University News

Brown launches funding pilot for student committee members

Title IX Oversight, Advisory Board, Mental Health Community Council to provide students wages

Staff Writer
Friday, February 26, 2016

Members of the Undergraduate Council of Students gathered in Petteruti Lounge to hear remarks from Corporation members. UCS brought key student concerns to top administrators and helped secure investment in wages for student members of various University committees.

The Mental Health Community Council and Title IX Oversight and Advisory Board will debut a pilot program for research funding this semester. Students serving on those committees will receive an hourly wage for committee-related projects.

Members of the MHCC and Title IX OAB will be given the opportunity to work with their committee chairs to propose research initiatives on mental health- and Title IX-related matters and apply for requisite funds, said Undergraduate Council of Students Chief of Staff Elena Saltzman ’16, who helps oversee the process of student appointments to University committees.

For at least the first semester, funds for research will come out of President Christina Paxson’s P’19 office, Saltzman said. The goal is to expand the program’s funding base next year to cover more committees, she added.

Nico Sedivy ’17, a member of the Title IX OAB, cited a project in which two students, Will Furuyama ’15 and Katie Byron ’15, interviewed some of those who went through the Title IX process at Brown and submitted their findings to the Sexual Assault Task Force as an example of work that should be compensated. “At that point … you’re not just doing the University a favor anymore,” Sedivy said.

Paxson officially approved the program in December, with logistical details confirmed earlier this month, said UCS President Sazzy Gourley ’16.

One project is already seeking researchers, while others are still in development, Gourley added. The MHCC is looking for students to coordinate research and design for a web portal that could help students navigate available University mental health resources. The database will catalogue support services offered through numerous channels including the Office of the Dean of the College, the Office of Student Life, Student and Employee Accessibility Services and Counseling and Psychological Services, Gourley said.

While the projects must come from within the committees, the research positions can be filled by non-committee members, Gourley said. “There may be cases where the gap in knowledge can’t be filled by anyone on the committee, and someone from outside is needed,” he added. Projects will be posted on the Student Job and Internship Board, visible to the community at large.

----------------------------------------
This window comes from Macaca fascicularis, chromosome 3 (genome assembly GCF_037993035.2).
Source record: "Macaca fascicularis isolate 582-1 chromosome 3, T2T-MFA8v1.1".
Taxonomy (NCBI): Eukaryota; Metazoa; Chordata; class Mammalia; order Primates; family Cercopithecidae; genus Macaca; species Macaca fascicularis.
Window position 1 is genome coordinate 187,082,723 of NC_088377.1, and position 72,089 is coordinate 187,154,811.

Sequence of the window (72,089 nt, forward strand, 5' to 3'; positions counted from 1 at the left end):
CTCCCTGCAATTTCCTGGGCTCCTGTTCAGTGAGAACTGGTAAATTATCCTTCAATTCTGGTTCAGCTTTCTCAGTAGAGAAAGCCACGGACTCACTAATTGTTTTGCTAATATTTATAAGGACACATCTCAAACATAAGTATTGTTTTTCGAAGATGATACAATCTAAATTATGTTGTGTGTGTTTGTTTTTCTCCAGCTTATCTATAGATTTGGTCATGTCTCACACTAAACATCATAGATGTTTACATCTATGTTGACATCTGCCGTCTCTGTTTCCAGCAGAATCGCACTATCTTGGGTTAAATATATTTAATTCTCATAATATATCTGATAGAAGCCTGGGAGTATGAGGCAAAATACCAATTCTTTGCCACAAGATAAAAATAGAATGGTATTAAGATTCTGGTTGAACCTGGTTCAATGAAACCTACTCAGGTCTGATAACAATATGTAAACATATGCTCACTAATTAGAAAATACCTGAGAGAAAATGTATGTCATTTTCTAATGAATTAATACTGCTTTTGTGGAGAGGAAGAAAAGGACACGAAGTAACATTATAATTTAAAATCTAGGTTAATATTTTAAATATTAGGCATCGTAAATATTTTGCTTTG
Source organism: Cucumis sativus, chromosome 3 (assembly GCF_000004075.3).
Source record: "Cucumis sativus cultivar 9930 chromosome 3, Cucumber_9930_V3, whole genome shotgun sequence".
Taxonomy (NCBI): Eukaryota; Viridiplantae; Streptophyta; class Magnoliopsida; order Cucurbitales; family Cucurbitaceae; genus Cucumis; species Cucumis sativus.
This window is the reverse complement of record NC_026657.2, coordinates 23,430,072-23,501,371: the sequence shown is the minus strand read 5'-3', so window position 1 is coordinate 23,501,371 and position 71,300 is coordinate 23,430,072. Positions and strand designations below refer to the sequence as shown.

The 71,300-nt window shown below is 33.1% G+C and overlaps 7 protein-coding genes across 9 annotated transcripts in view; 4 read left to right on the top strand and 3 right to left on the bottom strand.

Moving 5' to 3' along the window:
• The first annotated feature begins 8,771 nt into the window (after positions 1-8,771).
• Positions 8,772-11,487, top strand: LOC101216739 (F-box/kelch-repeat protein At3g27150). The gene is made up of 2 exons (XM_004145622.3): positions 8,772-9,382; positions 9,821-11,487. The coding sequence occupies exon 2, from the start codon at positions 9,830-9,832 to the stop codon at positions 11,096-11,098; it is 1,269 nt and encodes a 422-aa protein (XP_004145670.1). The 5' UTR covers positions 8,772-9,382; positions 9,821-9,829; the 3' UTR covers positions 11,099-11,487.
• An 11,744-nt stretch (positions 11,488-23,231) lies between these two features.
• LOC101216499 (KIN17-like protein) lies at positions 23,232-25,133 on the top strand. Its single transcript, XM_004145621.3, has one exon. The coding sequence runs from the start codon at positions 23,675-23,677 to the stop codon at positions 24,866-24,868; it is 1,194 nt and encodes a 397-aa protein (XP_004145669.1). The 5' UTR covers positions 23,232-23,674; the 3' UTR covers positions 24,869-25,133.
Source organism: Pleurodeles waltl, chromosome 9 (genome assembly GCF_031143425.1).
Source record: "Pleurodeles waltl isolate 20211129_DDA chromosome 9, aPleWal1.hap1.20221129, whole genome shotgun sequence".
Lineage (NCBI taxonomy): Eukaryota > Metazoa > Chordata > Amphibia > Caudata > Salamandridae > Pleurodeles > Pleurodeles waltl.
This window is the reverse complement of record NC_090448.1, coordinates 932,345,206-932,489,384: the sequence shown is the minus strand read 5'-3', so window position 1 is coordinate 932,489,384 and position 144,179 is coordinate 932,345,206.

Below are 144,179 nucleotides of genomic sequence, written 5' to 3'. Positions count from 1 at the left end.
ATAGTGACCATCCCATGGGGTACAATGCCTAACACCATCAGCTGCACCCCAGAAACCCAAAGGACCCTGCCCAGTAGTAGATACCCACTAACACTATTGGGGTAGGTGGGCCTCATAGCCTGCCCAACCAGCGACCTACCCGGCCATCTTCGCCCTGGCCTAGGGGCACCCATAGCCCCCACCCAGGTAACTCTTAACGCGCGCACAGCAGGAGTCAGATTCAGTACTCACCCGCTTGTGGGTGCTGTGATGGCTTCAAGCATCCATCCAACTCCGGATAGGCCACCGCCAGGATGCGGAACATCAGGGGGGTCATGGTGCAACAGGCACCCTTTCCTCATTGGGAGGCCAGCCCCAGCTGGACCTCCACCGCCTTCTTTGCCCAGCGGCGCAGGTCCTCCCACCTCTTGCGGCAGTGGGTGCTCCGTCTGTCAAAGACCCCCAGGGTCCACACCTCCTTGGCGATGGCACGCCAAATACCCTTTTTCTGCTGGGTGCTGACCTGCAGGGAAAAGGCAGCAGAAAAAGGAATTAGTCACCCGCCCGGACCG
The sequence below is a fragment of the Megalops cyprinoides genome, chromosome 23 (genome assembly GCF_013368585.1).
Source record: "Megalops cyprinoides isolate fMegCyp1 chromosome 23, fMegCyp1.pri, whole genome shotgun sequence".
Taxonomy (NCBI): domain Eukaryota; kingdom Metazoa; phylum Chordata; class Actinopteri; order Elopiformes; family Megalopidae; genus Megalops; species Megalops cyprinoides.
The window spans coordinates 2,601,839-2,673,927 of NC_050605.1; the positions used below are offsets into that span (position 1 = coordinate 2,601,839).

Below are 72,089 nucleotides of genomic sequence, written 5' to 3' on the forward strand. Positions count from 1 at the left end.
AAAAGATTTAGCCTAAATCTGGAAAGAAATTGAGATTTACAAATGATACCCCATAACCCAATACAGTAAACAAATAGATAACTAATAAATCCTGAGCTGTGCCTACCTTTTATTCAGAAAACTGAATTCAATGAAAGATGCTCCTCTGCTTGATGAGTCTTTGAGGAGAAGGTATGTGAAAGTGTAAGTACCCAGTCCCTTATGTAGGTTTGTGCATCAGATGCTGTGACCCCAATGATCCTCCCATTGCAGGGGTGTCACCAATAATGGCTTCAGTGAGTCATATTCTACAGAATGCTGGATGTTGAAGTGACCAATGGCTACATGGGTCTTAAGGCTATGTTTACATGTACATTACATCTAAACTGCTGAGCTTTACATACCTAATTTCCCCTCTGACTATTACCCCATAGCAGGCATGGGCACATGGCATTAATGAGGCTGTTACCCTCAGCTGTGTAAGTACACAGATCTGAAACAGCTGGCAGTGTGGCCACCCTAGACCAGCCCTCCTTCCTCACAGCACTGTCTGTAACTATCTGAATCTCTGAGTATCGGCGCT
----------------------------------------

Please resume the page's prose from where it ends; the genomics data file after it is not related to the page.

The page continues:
The program launches in the midst of an ongoing debate regarding payment for student work in furtherance of University initiatives. In the dialogue surrounding the Pathways to Diversity and Inclusion Action Plan, students voiced concerns over shouldering the burden of educating the community about diversity without compensation.

“Students are doing a lot of important research work that only they are really able to do,” Saltzman said. “They want to be compensated for that work.”

“I always hear the phrase ‘unpaid labor’ used to refer to the work that students do on committees,” Sedivy said.

UCS is in the process of appointing new members to 18 University committees this spring, including the MHCC and Title IX OAB. Those two committees will accept one new member each, Saltzman said.

Over 100 students submitted 155 applications for appointment to at least one committee and the MHCC received the highest number of applicants, Saltzman said. “It helps to have high-profile committees that students are really excited about,” she added.

Correction: A previous version of this article stated that students would receive a stipend for the work they would do on a committee. In fact, they would receive an hourly wage. The Herald regrets the error. 


  1. As suspected, the college is now paying student activists to lead the school further in a particular ideological direction. First “Social Justice Educators” and now these advocacy researchers will find evidence for exactly what they are looking for and recommend a slew of programs based on their often biased, agenda driven work. Advocacy research is poisoning psychology and the social sciences and it looks like Brown will lead the way in worsening this trend in the future. Take, for instance, the Brown Psychological Services page on race-related stress. Is this a phenomena that has been exentively studied in a semi-objective manner or something proposed merely to serve an ideological agenda?:

    The 160 million for “diversity” has $0 to promote intellectual diversity and, in fact, will only ensure that the school will be further poisoned by political and academic groupthink. Brown should be part of the solution, not the problem:

  2. A rape is a crime. It is not a victim’s mental health issue. Chris Paxson does not want to solve this problem, or any problem.

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